Don’t forget the nuance if you’re a traduttore, traditore — translator
Whenever the late Nobel Laurate Gabriel Garcia Marquez had an itch to read his Spanish novel, “Cien Aňos de Soledad,” in translation, he’d turn to Gregory Rabassa’s “A Hundred Years of Solitude,” a beautifully rendered English version.
Marquez often said that reading Rabassa’s translation was akin to reading a different novel. Translations can be a cumbersome game because the translator is not only translating a text but re-creating the nuances and tonality of an original work.
The word translator in Spanish is traductor, closely related to Italian as traduttore and a cousin to traditore — which etymologically plays on the pun “traitor.” Capturing the essence of a foreign text and translating its internal meaning can be troublesome, but not impossible.
Vicente Guillot, who teaches Spanish and is chairman of the English, communications and foreign languages department at Palo Alto College, says, “It all depends on the text. The translated text must be faithful, and then, again, how does one define faithful and to whom?”
When I asked him, “Is the text faithful to the translator or faithful to the author?”
He grinned, adding, “Translators are tricky avatars because they use different strategies to achieve an understanding of the complexity of the text.”
Of course, certain texts require absolute faithfulness to the document. One can translate a “birth certificate” and repeat the narrative accurately because translations are done for targeted audiences and for specific reasons. Some idiomatic expressions are difficult to translate because of cultural, linguistic idiosyncrasies, such as, “Hey, you’re pulling my leg” or the catchphrase greeting, “What’s up?” prompting the listener to look up at the sky and inquire about the leg.
Although Google Translator may give literal translations, the algorithms running the program neither detect linguistic nuances nor emulate the idiolect of foreign languages.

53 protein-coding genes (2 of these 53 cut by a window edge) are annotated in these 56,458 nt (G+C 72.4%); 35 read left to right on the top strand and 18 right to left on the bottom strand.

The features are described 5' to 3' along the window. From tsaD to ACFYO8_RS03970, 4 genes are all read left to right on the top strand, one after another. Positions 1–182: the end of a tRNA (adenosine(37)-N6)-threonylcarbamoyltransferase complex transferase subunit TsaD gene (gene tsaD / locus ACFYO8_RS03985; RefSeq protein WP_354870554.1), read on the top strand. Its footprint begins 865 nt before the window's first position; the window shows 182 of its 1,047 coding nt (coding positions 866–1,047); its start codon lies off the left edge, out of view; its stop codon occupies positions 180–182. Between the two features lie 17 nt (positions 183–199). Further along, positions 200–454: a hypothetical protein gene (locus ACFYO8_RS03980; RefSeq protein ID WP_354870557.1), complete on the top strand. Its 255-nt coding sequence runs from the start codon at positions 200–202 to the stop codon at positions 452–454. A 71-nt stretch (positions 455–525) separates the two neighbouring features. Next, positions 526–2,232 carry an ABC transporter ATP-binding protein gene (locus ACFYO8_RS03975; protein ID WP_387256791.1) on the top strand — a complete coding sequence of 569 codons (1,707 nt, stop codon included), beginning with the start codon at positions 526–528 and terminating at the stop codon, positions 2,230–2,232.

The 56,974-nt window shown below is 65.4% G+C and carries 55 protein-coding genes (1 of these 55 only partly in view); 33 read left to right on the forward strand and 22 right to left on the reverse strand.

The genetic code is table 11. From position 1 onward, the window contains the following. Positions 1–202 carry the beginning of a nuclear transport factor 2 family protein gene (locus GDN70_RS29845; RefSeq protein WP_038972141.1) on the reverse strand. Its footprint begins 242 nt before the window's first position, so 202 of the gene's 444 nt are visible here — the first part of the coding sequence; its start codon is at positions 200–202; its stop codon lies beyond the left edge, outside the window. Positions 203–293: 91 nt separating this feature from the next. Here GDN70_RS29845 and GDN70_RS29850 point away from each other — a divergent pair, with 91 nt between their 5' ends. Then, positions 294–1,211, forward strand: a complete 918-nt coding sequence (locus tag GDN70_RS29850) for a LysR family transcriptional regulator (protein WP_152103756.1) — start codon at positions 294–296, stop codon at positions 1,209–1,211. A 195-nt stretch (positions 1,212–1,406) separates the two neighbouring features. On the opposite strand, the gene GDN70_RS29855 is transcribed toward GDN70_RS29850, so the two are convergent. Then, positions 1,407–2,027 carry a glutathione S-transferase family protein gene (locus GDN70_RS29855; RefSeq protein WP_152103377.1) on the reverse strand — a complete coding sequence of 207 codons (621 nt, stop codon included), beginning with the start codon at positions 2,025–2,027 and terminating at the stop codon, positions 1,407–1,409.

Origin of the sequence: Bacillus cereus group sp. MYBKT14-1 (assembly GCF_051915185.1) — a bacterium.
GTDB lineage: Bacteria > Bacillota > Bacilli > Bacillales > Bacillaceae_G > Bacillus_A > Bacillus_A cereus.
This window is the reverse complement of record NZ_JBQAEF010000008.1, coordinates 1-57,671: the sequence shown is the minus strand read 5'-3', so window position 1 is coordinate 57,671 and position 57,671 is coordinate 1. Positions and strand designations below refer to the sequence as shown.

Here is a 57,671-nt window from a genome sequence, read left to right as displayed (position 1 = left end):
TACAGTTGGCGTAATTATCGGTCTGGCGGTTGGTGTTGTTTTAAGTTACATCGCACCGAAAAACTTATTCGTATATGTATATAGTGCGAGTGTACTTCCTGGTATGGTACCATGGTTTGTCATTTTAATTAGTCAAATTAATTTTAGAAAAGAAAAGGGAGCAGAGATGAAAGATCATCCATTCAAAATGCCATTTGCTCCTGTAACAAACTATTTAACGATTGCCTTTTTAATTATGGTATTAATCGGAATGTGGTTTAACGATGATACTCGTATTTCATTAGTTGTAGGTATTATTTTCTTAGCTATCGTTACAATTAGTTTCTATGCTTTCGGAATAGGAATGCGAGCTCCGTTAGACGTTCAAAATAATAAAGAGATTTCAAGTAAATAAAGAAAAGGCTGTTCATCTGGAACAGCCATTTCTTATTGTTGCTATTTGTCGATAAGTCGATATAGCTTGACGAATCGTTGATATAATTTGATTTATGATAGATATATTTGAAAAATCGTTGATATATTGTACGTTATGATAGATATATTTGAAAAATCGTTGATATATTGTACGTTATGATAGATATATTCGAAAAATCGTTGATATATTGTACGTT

But give them a couple of years.
What about translations attributed to historical figures who are complete fabrications?
If you happen to visit the Bob Bullock Texas State History Museum in Austin, you’ll be surprised to know that a translated quote attributed to Antonio Navarro on an entrance panel is as bogus as a $3 bill.
Historian James E. Crisp argues that the translated quotation, “I will never forsake Texas and her cause. I am her son,” engraved on limestone panels displayed in the museum, was lifted from Joseph Dawson’s (1969) “Jose Antonio Navarro: Co-Creators of Texas.”
And Dawson, of course, lifted it from former Texas legislator Dan Kubiak’s “Ten Tall Texans,” a book that Crisp asserts is “without scholarly merit or reliability” because Navarro never said it — not even in his Spanish native tongue.
Crisp, however, recognizes that the quote may be attributed to Texas historian Jacob De Cordova, a bilingual acquaintance of Jose Antonio Navarro.
But Navarro’s famous phrase may not even be an oral interpretation, because Navarro had misgivings when he signed the Texas Declaration of Independence, doing so with “great reluctance in 1836.”
Which brings us back to translations.
Historians warn that the search for accuracy and truth is more important during these times than ever before. In the past, many historical documents prior to 1836 were written in colonial Spanish, and the influx of American historians either did not read Spanish or attempt to learn it, thereby discarding many useful documents. Others relied on incompetent translators.
And here Crisp warns “mucho cuidado” (be careful) when attempting to translate documents, because precision and accuracy is tantamount in translating documents, both new and old.
Rafael Castillo, who teaches English and humanities at Palo Alto College, is director of publications and special projects for Catch the Next, Inc.